Retention LOs deserve extra R-E-S-P-E-C-T

Retention mortgage loan originators are the Rodney Dangerfields of the mortgage ecosystem: they work hard but they “get no respect.” As an industry, we often fail to recognize RMLOs for their unique skill sets, flexible attitudes, ability to close loans with minimal support staff and their value to investors seeking to monetize assets.

Some servicers use RMLOs solely to retain existing borrowers and protect the portfolios from runoff. But RMLOs also benefit investors seeking to monetize distressed real estate assets. For example, we have RMLOs who specialize in executing specialized asset monetization strategies, such as getting delinquent second mortgages to re-perform through refinancing. 

Here are five things to know about RMLOs:

RMLOs are typically located in a national call center. Central New Jersey is the Silicon Valley of retention call centers, but they can be located anywhere. A call center typically has at least 20 RMLOs. 

Like many consumer-direct operations, RMLOs quickly respond to inbound leads generated by AI, analytics, digital marketing and outbound telemarketing teams. Great RMLOs are multitaskers who jump from customer-to-customer instantaneously. 

Our typical RMLOs can talk to borrowers from around the country because they licensed in 40 or more states. 

Customer Base
RMLOs focus on existing borrowers, usually those identified by the marketing analytics team as being in a good position to cash out, remove mortgage insurance or benefit from a rate and term refinance. While that can include homebuyers ready to move up, right size or purchase a second home; it’s predominately borrowers in the market for a refinance. 

RMLOs need to be social chameleons to work with the variety of borrowers they talk to on an hourly basis. They communicate with borrowers from all over the country. They must transition smoothly and quickly from speaking to a teacher in Iowa to a farmer in California to a data analyst in Manhattan.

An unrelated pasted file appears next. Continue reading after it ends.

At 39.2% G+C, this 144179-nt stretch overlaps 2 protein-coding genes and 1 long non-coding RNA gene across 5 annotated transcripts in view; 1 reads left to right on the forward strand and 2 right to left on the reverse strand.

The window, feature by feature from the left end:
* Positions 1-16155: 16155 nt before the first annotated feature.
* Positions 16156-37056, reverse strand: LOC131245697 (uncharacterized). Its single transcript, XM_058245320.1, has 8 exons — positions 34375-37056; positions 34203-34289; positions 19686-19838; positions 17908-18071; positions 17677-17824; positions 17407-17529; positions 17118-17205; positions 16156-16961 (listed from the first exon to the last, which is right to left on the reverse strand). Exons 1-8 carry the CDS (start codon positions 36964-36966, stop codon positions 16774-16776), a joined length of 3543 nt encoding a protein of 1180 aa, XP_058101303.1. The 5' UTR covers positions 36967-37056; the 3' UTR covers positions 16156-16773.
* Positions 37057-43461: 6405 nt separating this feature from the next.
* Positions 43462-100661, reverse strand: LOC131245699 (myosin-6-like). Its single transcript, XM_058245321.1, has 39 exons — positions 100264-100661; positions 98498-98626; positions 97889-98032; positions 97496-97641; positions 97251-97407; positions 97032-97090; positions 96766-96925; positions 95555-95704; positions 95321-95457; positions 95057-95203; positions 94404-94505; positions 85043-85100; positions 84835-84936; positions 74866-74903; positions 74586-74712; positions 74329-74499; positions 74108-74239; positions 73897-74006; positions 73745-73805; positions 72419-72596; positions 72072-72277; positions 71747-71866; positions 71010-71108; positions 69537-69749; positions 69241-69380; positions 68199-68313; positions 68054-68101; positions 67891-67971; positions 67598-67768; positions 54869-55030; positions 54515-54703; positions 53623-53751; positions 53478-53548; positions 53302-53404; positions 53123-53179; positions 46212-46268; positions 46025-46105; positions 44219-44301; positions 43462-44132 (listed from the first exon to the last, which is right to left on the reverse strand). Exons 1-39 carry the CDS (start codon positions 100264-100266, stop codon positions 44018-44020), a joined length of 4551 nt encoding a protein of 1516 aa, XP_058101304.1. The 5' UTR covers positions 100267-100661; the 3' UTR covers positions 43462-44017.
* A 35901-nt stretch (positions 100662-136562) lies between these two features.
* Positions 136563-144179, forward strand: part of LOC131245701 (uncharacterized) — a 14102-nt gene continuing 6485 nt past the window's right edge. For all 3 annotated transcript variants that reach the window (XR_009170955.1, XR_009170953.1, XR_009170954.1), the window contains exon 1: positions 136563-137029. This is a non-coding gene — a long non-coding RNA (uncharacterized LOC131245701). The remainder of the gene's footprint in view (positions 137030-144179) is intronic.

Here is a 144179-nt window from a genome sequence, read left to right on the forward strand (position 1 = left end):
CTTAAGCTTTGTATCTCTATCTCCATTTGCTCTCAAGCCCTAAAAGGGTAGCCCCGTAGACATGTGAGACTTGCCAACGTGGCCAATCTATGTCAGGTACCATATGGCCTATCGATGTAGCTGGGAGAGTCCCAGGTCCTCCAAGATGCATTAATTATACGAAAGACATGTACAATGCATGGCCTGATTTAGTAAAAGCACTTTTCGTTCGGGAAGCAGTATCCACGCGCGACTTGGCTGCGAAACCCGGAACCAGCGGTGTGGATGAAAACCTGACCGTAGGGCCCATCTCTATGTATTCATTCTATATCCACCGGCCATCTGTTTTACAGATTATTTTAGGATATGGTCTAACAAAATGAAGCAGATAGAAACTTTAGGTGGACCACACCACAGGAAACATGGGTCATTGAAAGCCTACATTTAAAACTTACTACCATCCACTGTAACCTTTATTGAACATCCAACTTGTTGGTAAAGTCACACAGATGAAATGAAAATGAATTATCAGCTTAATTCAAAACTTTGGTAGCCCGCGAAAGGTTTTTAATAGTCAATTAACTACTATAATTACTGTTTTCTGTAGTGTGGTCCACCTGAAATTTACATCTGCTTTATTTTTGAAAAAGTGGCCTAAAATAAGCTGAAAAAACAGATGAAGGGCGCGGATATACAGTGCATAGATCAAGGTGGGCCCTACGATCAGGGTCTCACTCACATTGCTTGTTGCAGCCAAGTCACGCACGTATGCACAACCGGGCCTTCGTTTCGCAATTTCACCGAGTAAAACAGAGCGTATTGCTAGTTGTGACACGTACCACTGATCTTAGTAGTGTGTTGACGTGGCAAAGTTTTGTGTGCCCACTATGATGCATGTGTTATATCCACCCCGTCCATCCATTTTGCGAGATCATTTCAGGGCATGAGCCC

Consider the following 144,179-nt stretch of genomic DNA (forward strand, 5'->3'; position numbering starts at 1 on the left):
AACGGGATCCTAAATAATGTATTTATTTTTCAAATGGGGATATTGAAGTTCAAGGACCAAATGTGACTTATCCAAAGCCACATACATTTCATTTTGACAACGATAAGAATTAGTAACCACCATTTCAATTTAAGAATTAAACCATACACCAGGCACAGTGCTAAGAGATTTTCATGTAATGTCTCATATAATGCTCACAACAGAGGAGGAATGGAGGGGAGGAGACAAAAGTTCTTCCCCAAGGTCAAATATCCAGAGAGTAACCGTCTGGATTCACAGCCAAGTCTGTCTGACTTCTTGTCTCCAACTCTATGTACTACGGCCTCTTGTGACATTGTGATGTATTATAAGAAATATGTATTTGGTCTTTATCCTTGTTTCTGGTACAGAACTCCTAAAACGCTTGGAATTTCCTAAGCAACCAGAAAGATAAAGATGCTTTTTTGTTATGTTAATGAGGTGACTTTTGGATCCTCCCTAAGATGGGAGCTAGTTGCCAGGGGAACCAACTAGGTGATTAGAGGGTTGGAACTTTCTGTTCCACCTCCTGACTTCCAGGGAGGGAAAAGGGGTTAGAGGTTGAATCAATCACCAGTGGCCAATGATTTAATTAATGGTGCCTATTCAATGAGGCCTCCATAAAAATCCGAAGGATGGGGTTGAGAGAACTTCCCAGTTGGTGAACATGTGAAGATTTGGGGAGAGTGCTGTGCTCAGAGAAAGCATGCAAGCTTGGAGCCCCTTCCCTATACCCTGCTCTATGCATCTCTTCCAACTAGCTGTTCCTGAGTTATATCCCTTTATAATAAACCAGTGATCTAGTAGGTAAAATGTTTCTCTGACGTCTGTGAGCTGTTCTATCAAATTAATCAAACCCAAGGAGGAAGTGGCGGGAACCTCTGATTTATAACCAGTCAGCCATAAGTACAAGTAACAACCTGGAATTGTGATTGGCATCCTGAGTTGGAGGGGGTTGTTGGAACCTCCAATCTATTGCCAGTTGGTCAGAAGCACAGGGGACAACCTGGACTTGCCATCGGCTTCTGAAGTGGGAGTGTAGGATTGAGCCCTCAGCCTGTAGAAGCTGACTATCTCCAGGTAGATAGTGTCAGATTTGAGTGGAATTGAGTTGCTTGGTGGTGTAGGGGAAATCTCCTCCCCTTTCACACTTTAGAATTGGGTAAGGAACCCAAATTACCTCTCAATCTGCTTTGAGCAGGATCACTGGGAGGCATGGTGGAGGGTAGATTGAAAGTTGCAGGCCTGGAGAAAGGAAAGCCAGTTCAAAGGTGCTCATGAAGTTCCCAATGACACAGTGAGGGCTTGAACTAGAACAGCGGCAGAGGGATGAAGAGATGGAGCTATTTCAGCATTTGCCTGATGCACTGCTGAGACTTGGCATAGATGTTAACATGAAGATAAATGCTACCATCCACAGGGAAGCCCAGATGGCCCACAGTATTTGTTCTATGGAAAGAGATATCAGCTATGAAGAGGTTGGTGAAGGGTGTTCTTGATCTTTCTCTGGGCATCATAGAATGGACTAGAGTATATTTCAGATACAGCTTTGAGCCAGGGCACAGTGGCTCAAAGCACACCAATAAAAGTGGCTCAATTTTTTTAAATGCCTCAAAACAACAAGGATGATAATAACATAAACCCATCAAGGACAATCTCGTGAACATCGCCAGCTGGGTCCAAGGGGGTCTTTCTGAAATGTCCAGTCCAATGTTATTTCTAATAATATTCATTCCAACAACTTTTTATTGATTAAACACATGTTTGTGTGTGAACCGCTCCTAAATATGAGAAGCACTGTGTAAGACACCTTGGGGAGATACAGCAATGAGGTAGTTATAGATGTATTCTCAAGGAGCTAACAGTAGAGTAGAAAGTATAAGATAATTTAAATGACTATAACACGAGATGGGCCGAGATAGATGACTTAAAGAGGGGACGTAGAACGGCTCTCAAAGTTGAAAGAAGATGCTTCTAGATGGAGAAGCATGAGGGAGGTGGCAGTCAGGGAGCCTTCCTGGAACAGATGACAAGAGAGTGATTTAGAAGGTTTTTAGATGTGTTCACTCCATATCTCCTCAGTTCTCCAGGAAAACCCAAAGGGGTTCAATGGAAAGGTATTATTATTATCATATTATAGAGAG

The ability to establish confidence quickly with any borrower makes the difference between a successful interaction — one that results in a borrower continuing to do business with a lender — and one that prompts the borrower to look elsewhere for their loan needs. 

Because their clients are always contacted virtually (most often via phone), RMLOs are sometimes subjected to verbal aggression that an in-person originator might not be. Great RMLOs give clarity and understanding to unhappy borrowers. When they cannot please the borrower due to factors outside their control (like a credit turn-down), they don’t take the borrower’s reaction personally and are able to move on to the next call. 

All originators must know their company’s loan programs, regulatory compliance and how to use originations technology. RMLO training includes additional skills related to telesales — they manage between 15 to 50 incoming borrower calls a day — on top of staying in touch with customers in the pipeline.

RMLOs are trained to efficiently manage a large pipeline without a dedicated processor and turn a “no” into a “yes” during a phone conversation.

We also train RMLOs to handle specific portfolios that we sub-service for asset investors. That might require understanding complex qualification scenarios, for example, buying a home or refinancing after emerging from bankruptcy.

Processing queue 
RMLOs have a large queue of processors who will work on their loans. Many retention shops also assign underwriters to either branch or retention groups. 

They Deserve Respect
RMLOs deserve respect and recognition as a separate specialty in the mortgage process. Their unique abilities, resilient attitudes, and capacity to multitask are why they deliver outstanding results to servicers and investors who place portfolios with subservicers. 

These differences are not to take away from the importance and strength each type of originator brings. As an industry, we should appreciate all originators and recognize the value they bring to a company.

The views and opinions expressed in this article are those of the author and do not necessarily reflect or represent the views, policy, or position of Planet Home Lending, LLC.

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